Anna Zemánková

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Anna Zemánková

Anna Zemánková (23 August 1908 – 15 January 1986) was a self-taught Czech painter, draftswoman and pastel artist. Her work was featured in a group show at London’s Hayward Gallery in 1979, and eighteen of her pieces were shown at the Venice Biennale in 2013.[1]


Zemánková enjoyed drawing as a girl. She for a time had a career as a dental technician. She married army officer Bohumir Zemanek in 1933. In 1948, she moved to Prague with her husband, where she became a housewife and cared for their natural and adopted children.[2] Suffering from an unhappy marriage, a lack of direction once her children were grown, and the long-term effects of the death of her first-born son in 1939, Zemánková endured long periods of depression throughout the 1950s.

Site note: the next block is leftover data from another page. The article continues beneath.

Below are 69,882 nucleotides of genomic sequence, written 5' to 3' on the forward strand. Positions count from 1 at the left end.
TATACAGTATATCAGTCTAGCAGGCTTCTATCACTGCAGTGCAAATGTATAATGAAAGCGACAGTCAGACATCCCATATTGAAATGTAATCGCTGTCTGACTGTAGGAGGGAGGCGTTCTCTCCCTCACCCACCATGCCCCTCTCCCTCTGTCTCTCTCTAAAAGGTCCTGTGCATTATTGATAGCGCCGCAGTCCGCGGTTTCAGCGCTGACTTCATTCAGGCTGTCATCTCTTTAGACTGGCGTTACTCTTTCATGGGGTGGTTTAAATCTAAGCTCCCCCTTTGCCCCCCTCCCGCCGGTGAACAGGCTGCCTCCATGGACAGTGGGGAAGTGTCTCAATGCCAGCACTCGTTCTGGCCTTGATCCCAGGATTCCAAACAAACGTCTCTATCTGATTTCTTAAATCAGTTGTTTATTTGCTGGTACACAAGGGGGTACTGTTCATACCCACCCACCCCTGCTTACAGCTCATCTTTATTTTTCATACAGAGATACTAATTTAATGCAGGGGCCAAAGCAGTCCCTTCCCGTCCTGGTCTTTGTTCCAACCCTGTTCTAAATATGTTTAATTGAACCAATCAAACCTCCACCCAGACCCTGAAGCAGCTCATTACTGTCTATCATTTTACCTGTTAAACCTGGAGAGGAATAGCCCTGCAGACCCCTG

To combat her depression, Zemánková's second son, Bohumil Zemánek, a sculptor, suggested she try drawing.[3] At the age of fifty-two, she started creating "swirling, luminous drawings" which evolved into a "repertoire of abstracted floral and insectlike forms set against flat, softly atmospheric backgrounds."[4] Although some have argued she was in some sort of trance state as she worked in the early morning hours, Zemánková herself spoke only of an unpremeditated process: "There was no need to reflect or erase--the drawing drew itself in a very delightful manner."[3]

Later in life, both of Zemánková's legs had to be amputated due to complications from diabetes.[5]


  1. ^ Good Luck Gallery. "Anna Zemánková". Archived from the original on 2017-06-09.
  2. ^ "Anna Zemánková".
  3. ^ a b Steinhoff, Eirik (2003). "A note on Anna Zemankova". Chicago Review. 49 (2): 64 – via Gale Academic OneFile.
  4. ^ Borum, Janifer P. (December 1999). "Anna Zemankova". Artforum International: 150 – via Gale Academic OneFile.
  5. ^ "Anna Zemánková".

External links[edit]

Cavin-Morris Gallery. Selected Anna Zemánková paintings and CV.